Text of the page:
Saturday 28 May 2011

Some other Neuilly

The inhabitants of Neuilly on the western fringes of Paris are statistically the 5th richest in France, with around 10% of the population also paying an exclusive wealth tax. Needless to say, it is a rather snobbish place, and one with a distinct lack of character. Is there though a more human Neuilly hidden behind the heavily polished exteriors?

Whereas Paris is a city to be discovered on foot, Neuilly is the kingdom of the car. A four-lane artery cuts through the southern side of the town, with the rest being criss-crossed with other wide and busy thoroughfares. More disturbing than that though is the distance between the pavements and the houses and apartment blocks in the town, meaning that as a pedestrian you feel cut off from all human contact.

Walking along these leafy but deathly quiet streets, you can't help feeling a little paranoid. Behind their curtains in their dwellings, residents can follow your steps, but they themselves remain frustratingly invisible to you. It is a place with little interaction and with a heart that is seemingly well hidden away.

Around the town hall though, there is a semblance of a community. Naturally, this is based almost primarily around commercial outlets, but amongst the upmarket designer chainstores (which are often curiously empty) there are a few that show a little more soul. It is a town which caters principally for wealthy lawyers or television executives who spend their income mainly in the numerous smart but slightly banal restaurants, but turn a couple of corners and it is still possible to find a population looking for a bargain.

This is visible mostly in the indoor market, a 1960s vintage with pleasingly chaotic colour clashes and a space where it is still possible to rub shoulders with other inhabitants. Stall holders cry out the offers of the day, and retro haberdashery stands show that there are still residents who choose to repair clothes rather than just buy new ones.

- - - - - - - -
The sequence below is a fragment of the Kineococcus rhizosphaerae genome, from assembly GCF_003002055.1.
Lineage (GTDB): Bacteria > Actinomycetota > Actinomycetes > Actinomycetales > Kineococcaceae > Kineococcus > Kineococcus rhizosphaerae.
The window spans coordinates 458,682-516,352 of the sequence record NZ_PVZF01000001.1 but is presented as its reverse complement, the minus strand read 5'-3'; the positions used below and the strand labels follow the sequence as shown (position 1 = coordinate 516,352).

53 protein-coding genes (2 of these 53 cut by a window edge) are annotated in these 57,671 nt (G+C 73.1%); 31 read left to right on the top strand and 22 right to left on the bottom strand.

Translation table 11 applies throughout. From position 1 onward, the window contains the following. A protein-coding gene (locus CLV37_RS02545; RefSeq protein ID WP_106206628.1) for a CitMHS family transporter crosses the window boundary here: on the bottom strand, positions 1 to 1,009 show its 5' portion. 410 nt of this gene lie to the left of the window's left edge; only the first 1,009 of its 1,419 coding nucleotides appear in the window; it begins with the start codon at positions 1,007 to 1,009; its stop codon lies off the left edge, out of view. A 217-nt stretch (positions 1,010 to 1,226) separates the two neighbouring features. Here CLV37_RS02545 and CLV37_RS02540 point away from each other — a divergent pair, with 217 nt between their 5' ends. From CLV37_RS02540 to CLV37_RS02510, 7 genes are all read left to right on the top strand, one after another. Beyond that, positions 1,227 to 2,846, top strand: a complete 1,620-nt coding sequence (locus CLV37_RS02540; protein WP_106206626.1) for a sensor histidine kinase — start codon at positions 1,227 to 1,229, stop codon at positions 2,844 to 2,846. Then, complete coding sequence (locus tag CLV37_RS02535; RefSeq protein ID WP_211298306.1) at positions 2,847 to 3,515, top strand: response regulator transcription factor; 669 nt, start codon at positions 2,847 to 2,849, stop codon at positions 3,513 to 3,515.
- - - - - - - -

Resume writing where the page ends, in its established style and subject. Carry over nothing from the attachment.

Another curiosity of the town is the silence of the walls. Across Paris, they sing with messages, through posters, art, graffiti or tags, but in Neuilly they are clean and mute. Buildings are flawless and unsullied, showing off little of their lived history, but it is possible to find some forgotten courtyards where life seems to have found shelter.

The scruffiness of these doors and shutters is proof that they have served a purpose. It is comforting to find such things here that have not been torn down and replaced with newer models.

Even more comforting are the traces of cheap and cheerful design. In a universe of classical bourgeois conservatism, how refreshing to see a really bad pun (but one that is also slightly subversive in this Catholic environment) and a selection of kitsch bargains! It might be a descent into hell, but it looks like a place where life may be found.

Wednesday 25 May 2011

The Tower Flower

When it was built seven years ago, Edouard Francois's 'Tower Flower' caused quite a sensation in Paris, but how is it ageing today?

Containing 380 pots of bamboo on ten stories, the building itself is almost invisible behind its herbaceous curtain. It is situated on the edge of the jardin Claire Motte in the 17th arrondissement, and was designed to be a vertical extension of this space, both for those in the garden and those living in the building. The pots cannot be moved and are fixed to an automatic watering system (using recycled rain water) to ensure that the bamboo is not killed by careless residents!

Bamboo was chosen because it is a hardy and fast growing plant, but also because it makes a noise in the wind, "giving the impression to those inside that they are sleeping in a tree" explains Edouard François.

The plants cover three sides of the building, with the northern face (hidden from the sun) displaying plain concrete in a curious grey/white blend that gives it an unfinished look. According to the architect, this was a deliberate choice as he wanted to create a ying and yang effect between the attractive and the ugly, and also to provide something raw that would make the plants look more glamourous in contrast.

The interior of the building was also carefully designed. There is no entrance hall, but instead a glass elevator facing out from the building towards the park (through the bamboo) takes residents up to each floor (although presumably there is also a fire escape staircase somewhere) . Secondly, a complete lack of internal supporting walls means that inhabitants can change and adapt their apartments as they wish.

Perhaps the most interesting thing about the building is that it offers social housing and was reasonably cheap to build. Seven years later though, how well is it ageing?

It is still a striking sight, and the jardin Claire Motte in front of it has matured very nicely. The bamboo is not in perfect condition, but certainly in a better state than could have been expected - meaning that the building still retains its contrasts and has not become purely ugly! The neighbourhood surrounding the building is clean and quiet, and seems like it would be a nice place to live, which must be judged a success given its position alongside the Saint Lazare railway lines and the périphérique motorway.